By Christy Strawser
CBS Detroit Managing Editor
As more retailers try to turn Thanksgiving Thursday into Black Friday -- some employees are fighting back.
More than 80,000 people signed an online petition on change.org asking retail giant Target to reverse its decision to open its doors on Thanksgiving Day -- and allow workers to spend the holiday with family and friends.
There are hundreds of comments on the petition supporting retail workers' rights to Thanksgiving Day off, including this one from Caroline Hemenway: "This is absurd! Corporations are treating their workforce like serfs and fomenting a toxic consumer culture. Pure, unadulterated greed."
The campaign was launched by Anthony Hardwick, a Target employee from Omaha, Nebraska, following news that the company's management had moved the standard Black Friday opening time from 5 a.m. on Friday to midnight on Thanksgiving. The new opening time will require employees to arrive at work by 11 p.m. on Thanksgiving Day.
"All Americans should be able to break bread with loved ones on Thanksgiving," said Hardwick, who works as a part-time parking attendant at a Target store in Omaha, in a press release from change.org. "With the midnight opening, employees like myself will have to leave for work right in the middle of Thanksgiving dinner. We don't mind hard work, but cutting into our holidays is a step too far."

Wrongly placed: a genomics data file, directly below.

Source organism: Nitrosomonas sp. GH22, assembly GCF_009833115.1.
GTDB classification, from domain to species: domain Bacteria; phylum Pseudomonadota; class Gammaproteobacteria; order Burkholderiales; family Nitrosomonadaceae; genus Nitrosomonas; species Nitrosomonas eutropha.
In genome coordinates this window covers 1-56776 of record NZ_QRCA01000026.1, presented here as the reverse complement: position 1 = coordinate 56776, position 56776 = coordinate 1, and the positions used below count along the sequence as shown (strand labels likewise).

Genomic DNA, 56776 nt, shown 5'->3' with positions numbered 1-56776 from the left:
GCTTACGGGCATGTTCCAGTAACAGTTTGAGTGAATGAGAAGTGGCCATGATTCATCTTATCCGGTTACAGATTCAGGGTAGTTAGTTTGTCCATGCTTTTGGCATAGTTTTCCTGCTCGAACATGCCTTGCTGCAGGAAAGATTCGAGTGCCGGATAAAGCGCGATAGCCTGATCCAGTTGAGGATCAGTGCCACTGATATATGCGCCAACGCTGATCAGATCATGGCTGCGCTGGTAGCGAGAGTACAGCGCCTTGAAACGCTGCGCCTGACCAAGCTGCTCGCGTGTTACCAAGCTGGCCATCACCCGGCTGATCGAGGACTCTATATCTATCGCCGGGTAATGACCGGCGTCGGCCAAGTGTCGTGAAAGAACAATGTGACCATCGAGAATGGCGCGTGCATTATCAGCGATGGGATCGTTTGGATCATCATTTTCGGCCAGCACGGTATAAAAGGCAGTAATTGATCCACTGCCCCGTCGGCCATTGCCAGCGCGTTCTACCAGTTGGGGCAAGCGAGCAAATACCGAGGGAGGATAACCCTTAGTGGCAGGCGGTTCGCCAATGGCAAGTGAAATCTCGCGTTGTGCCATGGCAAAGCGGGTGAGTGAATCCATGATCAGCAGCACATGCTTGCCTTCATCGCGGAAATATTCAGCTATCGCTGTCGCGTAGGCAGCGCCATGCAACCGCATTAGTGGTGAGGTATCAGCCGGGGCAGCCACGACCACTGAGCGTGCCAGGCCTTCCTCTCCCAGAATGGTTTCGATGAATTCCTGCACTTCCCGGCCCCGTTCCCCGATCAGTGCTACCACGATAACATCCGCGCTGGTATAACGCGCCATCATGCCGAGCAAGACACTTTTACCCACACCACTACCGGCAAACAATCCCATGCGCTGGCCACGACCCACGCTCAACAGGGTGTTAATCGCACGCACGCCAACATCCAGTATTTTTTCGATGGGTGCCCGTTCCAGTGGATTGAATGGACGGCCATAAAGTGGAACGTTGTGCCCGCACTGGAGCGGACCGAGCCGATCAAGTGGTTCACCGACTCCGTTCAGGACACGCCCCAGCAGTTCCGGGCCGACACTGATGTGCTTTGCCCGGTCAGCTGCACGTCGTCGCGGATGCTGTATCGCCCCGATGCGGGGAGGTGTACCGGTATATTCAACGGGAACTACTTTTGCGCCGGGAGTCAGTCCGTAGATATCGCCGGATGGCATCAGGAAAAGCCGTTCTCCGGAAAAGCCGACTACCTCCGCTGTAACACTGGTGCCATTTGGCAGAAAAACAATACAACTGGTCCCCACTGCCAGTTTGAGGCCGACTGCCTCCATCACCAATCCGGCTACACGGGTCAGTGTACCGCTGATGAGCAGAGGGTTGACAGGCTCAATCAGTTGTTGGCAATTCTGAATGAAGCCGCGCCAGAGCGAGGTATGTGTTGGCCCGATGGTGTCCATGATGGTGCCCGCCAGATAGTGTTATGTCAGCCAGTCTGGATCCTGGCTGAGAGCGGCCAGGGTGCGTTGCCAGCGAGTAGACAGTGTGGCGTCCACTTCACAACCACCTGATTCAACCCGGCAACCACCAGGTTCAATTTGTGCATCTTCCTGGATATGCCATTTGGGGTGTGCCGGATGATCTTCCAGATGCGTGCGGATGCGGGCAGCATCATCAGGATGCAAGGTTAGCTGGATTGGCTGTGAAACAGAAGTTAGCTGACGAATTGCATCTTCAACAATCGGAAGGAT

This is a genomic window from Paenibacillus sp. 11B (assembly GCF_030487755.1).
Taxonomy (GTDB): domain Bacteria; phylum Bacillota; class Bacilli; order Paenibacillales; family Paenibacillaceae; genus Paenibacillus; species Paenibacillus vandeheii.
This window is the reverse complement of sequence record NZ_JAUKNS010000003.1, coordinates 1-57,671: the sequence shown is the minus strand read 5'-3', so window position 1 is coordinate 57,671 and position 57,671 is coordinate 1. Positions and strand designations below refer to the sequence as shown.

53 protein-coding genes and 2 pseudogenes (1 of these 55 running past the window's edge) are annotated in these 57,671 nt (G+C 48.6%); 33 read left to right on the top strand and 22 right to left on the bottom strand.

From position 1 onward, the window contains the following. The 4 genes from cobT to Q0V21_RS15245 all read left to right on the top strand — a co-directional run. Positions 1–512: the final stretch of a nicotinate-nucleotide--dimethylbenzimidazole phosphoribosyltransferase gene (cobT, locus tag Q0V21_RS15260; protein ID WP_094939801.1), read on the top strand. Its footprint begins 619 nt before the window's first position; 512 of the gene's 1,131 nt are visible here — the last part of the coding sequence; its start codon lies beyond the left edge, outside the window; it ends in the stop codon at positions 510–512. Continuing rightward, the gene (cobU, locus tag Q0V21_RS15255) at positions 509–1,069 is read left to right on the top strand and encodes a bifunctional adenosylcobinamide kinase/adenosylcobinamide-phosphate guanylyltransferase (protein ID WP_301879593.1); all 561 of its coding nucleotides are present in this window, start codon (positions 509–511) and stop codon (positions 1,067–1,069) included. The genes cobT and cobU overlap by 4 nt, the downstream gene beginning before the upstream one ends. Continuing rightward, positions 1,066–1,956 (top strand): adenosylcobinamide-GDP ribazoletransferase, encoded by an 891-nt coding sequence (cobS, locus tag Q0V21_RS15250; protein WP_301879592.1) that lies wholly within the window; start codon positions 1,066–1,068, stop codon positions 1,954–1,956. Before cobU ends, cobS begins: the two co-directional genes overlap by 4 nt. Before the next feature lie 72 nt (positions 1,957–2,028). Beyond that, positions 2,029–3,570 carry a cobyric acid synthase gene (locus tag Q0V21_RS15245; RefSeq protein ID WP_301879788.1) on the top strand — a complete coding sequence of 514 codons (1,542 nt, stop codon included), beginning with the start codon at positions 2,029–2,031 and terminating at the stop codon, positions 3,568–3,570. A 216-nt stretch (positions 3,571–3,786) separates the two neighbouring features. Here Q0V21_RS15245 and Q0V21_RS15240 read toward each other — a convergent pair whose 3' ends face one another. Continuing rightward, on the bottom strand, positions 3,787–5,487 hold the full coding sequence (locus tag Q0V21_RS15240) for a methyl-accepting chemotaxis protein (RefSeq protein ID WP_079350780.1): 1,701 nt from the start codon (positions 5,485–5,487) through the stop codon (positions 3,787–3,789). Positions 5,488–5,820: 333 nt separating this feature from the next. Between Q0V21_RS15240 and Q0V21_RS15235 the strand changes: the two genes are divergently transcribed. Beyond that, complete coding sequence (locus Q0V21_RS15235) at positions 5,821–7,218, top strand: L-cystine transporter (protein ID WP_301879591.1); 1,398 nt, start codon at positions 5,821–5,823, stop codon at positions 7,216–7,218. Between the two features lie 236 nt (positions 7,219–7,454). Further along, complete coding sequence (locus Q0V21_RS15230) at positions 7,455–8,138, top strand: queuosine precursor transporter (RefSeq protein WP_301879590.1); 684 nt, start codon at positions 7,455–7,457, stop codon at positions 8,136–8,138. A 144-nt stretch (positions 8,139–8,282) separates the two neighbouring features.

"If Target doesn't reverse its decision and allow associates to spend Thanksgiving holidays with their family, they might suffer from a fast-growing consumer backlash," Hardwick added.
Will they? After Target, Macy's, Best Buy and Kohl's announced plan to open at midnight on Thanksgiving -- the biggest fish of them all -- Walmart -- decided to go even further and open at 10 p.m. on Thanksgiving.
"We're trying to stay ahead of the curve," explained Steve Schuknecht, general manager of the Tanger Outlet Center in Howell. "We'll offer a free premium $10 gift card to the first 250 people in line when we open. We do try to drive traffic that way and create a buzz."
That may be a bonanza for avid shoppers, but how about all those hard-working retailers who have to leave their families to man the registers? Schuknecht takes it in stride.
"I don't like the fact I have to come in on Thanskgiving, but when you work in retail it's the nature of the beast," Schuknecht said. "I understand the value of it. Our traffic has been tremendous."
Other major retailers are choosing to remain closed on Thanksgiving Day, citing their employees' right to a holiday.
"We wanted to give our associates Thanksgiving Day to spend with their families," said Bill Gentner, senior vice president for marketing at J.C. Penney, in an interview with the New York Times.
Locally, when news first broke about retailers turning Thanksgiving Thursday into Black Friday, Jennifer Hamilton Boisvenue posted on CBS Detroit's Facebook wall, "No 'thing' is worth more than my time whether it's time relaxing at home or spent with friends for the holiday. Pure insanity all in the name of consumerism."
Facebook fan Chris Stearns wrote, "And I thought 4 a.m. was too early to get up and go shopping."
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